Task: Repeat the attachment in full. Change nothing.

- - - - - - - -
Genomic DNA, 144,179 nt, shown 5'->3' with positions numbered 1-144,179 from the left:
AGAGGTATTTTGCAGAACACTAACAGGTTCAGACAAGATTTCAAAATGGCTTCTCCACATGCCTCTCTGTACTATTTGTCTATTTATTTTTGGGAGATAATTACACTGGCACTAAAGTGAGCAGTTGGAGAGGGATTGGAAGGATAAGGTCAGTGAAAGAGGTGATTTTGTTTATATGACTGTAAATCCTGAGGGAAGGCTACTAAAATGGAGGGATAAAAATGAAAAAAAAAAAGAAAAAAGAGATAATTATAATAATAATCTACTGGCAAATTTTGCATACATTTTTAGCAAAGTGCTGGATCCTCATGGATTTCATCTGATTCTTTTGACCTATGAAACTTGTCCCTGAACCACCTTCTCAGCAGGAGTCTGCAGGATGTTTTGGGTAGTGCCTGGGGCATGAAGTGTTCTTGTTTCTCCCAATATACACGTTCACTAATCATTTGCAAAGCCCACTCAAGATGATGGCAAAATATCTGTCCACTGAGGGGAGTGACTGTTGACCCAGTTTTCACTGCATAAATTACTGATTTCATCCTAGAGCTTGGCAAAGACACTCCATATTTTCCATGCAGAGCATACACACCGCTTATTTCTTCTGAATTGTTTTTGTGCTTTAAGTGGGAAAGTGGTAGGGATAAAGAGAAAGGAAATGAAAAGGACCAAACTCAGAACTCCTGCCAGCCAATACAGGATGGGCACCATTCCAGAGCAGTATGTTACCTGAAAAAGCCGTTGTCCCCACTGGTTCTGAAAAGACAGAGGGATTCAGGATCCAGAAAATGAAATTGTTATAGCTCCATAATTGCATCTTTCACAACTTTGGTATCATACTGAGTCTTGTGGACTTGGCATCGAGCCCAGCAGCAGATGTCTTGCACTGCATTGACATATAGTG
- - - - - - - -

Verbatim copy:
Genomic DNA, 144,179 nt, shown 5'->3' with positions numbered 1-144,179 from the left:
AGAGGTATTTTGCAGAACACTAACAGGTTCAGACAAGATTTCAAAATGGCTTCTCCACATGCCTCTCTGTACTATTTGTCTATTTATTTTTGGGAGATAATTACACTGGCACTAAAGTGAGCAGTTGGAGAGGGATTGGAAGGATAAGGTCAGTGAAAGAGGTGATTTTGTTTATATGACTGTAAATCCTGAGGGAAGGCTACTAAAATGGAGGGATAAAAATGAAAAAAAAAAAGAAAAAAGAGATAATTATAATAATAATCTACTGGCAAATTTTGCATACATTTTTAGCAAAGTGCTGGATCCTCATGGATTTCATCTGATTCTTTTGACCTATGAAACTTGTCCCTGAACCACCTTCTCAGCAGGAGTCTGCAGGATGTTTTGGGTAGTGCCTGGGGCATGAAGTGTTCTTGTTTCTCCCAATATACACGTTCACTAATCATTTGCAAAGCCCACTCAAGATGATGGCAAAATATCTGTCCACTGAGGGGAGTGACTGTTGACCCAGTTTTCACTGCATAAATTACTGATTTCATCCTAGAGCTTGGCAAAGACACTCCATATTTTCCATGCAGAGCATACACACCGCTTATTTCTTCTGAATTGTTTTTGTGCTTTAAGTGGGAAAGTGGTAGGGATAAAGAGAAAGGAAATGAAAAGGACCAAACTCAGAACTCCTGCCAGCCAATACAGGATGGGCACCATTCCAGAGCAGTATGTTACCTGAAAAAGCCGTTGTCCCCACTGGTTCTGAAAAGACAGAGGGATTCAGGATCCAGAAAATGAAATTGTTATAGCTCCATAATTGCATCTTTCACAACTTTGGTATCATACTGAGTCTTGTGGACTTGGCATCGAGCCCAGCAGCAGATGTCTTGCACTGCATTGACATATAGTG